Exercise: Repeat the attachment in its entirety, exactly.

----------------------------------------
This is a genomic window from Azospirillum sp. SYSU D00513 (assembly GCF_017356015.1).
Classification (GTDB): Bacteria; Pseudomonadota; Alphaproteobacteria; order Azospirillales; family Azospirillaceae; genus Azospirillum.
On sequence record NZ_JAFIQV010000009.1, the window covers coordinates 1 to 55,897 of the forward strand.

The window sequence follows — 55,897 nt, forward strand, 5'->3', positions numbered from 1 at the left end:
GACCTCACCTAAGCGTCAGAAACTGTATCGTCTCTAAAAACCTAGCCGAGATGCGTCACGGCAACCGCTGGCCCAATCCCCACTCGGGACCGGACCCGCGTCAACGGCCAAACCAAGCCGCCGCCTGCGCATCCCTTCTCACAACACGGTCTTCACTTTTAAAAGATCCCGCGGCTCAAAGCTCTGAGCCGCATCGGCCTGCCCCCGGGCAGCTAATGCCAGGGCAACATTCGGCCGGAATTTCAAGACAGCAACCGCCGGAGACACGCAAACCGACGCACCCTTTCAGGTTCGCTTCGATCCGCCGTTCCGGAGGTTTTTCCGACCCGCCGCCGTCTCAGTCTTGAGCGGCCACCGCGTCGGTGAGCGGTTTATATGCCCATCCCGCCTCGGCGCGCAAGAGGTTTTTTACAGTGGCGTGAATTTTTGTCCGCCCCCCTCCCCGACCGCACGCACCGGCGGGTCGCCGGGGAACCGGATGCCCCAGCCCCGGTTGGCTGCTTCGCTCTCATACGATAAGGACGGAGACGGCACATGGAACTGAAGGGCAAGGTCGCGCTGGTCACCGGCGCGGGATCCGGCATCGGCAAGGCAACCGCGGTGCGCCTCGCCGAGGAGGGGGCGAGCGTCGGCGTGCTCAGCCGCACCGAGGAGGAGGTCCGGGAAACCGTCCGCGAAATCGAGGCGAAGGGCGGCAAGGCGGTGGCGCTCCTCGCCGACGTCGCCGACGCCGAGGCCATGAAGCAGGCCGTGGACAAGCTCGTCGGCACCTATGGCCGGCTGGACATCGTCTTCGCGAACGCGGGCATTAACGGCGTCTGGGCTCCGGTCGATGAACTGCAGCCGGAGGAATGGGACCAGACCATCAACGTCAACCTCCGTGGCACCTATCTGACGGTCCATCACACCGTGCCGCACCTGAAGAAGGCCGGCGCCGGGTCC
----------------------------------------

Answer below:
This is a genomic window from Azospirillum sp. SYSU D00513 (assembly GCF_017356015.1).
Classification (GTDB): Bacteria; Pseudomonadota; Alphaproteobacteria; order Azospirillales; family Azospirillaceae; genus Azospirillum.
On sequence record NZ_JAFIQV010000009.1, the window covers coordinates 1 to 55,897 of the forward strand.

The window sequence follows — 55,897 nt, forward strand, 5'->3', positions numbered from 1 at the left end:
GACCTCACCTAAGCGTCAGAAACTGTATCGTCTCTAAAAACCTAGCCGAGATGCGTCACGGCAACCGCTGGCCCAATCCCCACTCGGGACCGGACCCGCGTCAACGGCCAAACCAAGCCGCCGCCTGCGCATCCCTTCTCACAACACGGTCTTCACTTTTAAAAGATCCCGCGGCTCAAAGCTCTGAGCCGCATCGGCCTGCCCCCGGGCAGCTAATGCCAGGGCAACATTCGGCCGGAATTTCAAGACAGCAACCGCCGGAGACACGCAAACCGACGCACCCTTTCAGGTTCGCTTCGATCCGCCGTTCCGGAGGTTTTTCCGACCCGCCGCCGTCTCAGTCTTGAGCGGCCACCGCGTCGGTGAGCGGTTTATATGCCCATCCCGCCTCGGCGCGCAAGAGGTTTTTTACAGTGGCGTGAATTTTTGTCCGCCCCCCTCCCCGACCGCACGCACCGGCGGGTCGCCGGGGAACCGGATGCCCCAGCCCCGGTTGGCTGCTTCGCTCTCATACGATAAGGACGGAGACGGCACATGGAACTGAAGGGCAAGGTCGCGCTGGTCACCGGCGCGGGATCCGGCATCGGCAAGGCAACCGCGGTGCGCCTCGCCGAGGAGGGGGCGAGCGTCGGCGTGCTCAGCCGCACCGAGGAGGAGGTCCGGGAAACCGTCCGCGAAATCGAGGCGAAGGGCGGCAAGGCGGTGGCGCTCCTCGCCGACGTCGCCGACGCCGAGGCCATGAAGCAGGCCGTGGACAAGCTCGTCGGCACCTATGGCCGGCTGGACATCGTCTTCGCGAACGCGGGCATTAACGGCGTCTGGGCTCCGGTCGATGAACTGCAGCCGGAGGAATGGGACCAGACCATCAACGTCAACCTCCGTGGCACCTATCTGACGGTCCATCACACCGTGCCGCACCTGAAGAAGGCCGGCGCCGGGTCC